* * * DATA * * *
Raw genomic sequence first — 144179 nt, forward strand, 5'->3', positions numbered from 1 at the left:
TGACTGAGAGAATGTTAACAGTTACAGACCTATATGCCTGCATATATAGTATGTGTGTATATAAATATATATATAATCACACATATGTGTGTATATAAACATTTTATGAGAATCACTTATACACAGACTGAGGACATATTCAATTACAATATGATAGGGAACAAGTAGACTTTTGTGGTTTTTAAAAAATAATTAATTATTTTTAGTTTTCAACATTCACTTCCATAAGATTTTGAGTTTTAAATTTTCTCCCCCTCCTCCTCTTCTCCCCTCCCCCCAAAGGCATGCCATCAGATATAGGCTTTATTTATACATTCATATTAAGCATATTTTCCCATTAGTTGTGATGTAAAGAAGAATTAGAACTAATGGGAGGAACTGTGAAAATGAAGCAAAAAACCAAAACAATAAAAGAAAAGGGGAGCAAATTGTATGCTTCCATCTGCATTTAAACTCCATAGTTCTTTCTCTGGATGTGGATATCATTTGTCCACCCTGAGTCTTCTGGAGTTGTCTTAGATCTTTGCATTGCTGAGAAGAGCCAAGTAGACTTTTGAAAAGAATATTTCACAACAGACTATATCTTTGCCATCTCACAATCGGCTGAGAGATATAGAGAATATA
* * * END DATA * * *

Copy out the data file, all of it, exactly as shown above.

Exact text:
Raw genomic sequence first — 144179 nt, forward strand, 5'->3', positions numbered from 1 at the left:
TGACTGAGAGAATGTTAACAGTTACAGACCTATATGCCTGCATATATAGTATGTGTGTATATAAATATATATATAATCACACATATGTGTGTATATAAACATTTTATGAGAATCACTTATACACAGACTGAGGACATATTCAATTACAATATGATAGGGAACAAGTAGACTTTTGTGGTTTTTAAAAAATAATTAATTATTTTTAGTTTTCAACATTCACTTCCATAAGATTTTGAGTTTTAAATTTTCTCCCCCTCCTCCTCTTCTCCCCTCCCCCCAAAGGCATGCCATCAGATATAGGCTTTATTTATACATTCATATTAAGCATATTTTCCCATTAGTTGTGATGTAAAGAAGAATTAGAACTAATGGGAGGAACTGTGAAAATGAAGCAAAAAACCAAAACAATAAAAGAAAAGGGGAGCAAATTGTATGCTTCCATCTGCATTTAAACTCCATAGTTCTTTCTCTGGATGTGGATATCATTTGTCCACCCTGAGTCTTCTGGAGTTGTCTTAGATCTTTGCATTGCTGAGAAGAGCCAAGTAGACTTTTGAAAAGAATATTTCACAACAGACTATATCTTTGCCATCTCACAATCGGCTGAGAGATATAGAGAATATA